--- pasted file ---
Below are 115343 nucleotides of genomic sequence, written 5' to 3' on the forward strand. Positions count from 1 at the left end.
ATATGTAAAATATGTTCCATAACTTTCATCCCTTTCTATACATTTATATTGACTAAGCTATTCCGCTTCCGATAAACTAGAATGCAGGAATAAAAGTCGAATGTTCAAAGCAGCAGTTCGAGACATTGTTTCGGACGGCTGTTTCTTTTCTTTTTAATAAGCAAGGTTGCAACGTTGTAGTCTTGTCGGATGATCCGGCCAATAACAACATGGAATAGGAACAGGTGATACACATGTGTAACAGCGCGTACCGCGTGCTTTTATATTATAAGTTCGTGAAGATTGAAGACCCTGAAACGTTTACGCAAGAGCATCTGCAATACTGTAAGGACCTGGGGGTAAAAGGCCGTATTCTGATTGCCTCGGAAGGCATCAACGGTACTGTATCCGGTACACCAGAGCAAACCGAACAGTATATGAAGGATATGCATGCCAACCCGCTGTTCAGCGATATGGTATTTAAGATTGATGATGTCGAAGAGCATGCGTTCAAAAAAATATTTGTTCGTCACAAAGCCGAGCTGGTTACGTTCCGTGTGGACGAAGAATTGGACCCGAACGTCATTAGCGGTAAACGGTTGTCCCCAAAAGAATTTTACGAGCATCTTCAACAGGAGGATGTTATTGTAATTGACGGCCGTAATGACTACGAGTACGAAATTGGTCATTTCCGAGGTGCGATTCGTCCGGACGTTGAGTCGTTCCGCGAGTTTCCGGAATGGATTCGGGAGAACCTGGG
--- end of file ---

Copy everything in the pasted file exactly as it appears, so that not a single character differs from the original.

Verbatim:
Below are 115343 nucleotides of genomic sequence, written 5' to 3' on the forward strand. Positions count from 1 at the left end.
ATATGTAAAATATGTTCCATAACTTTCATCCCTTTCTATACATTTATATTGACTAAGCTATTCCGCTTCCGATAAACTAGAATGCAGGAATAAAAGTCGAATGTTCAAAGCAGCAGTTCGAGACATTGTTTCGGACGGCTGTTTCTTTTCTTTTTAATAAGCAAGGTTGCAACGTTGTAGTCTTGTCGGATGATCCGGCCAATAACAACATGGAATAGGAACAGGTGATACACATGTGTAACAGCGCGTACCGCGTGCTTTTATATTATAAGTTCGTGAAGATTGAAGACCCTGAAACGTTTACGCAAGAGCATCTGCAATACTGTAAGGACCTGGGGGTAAAAGGCCGTATTCTGATTGCCTCGGAAGGCATCAACGGTACTGTATCCGGTACACCAGAGCAAACCGAACAGTATATGAAGGATATGCATGCCAACCCGCTGTTCAGCGATATGGTATTTAAGATTGATGATGTCGAAGAGCATGCGTTCAAAAAAATATTTGTTCGTCACAAAGCCGAGCTGGTTACGTTCCGTGTGGACGAAGAATTGGACCCGAACGTCATTAGCGGTAAACGGTTGTCCCCAAAAGAATTTTACGAGCATCTTCAACAGGAGGATGTTATTGTAATTGACGGCCGTAATGACTACGAGTACGAAATTGGTCATTTCCGAGGTGCGATTCGTCCGGACGTTGAGTCGTTCCGCGAGTTTCCGGAATGGATTCGGGAGAACCTGGG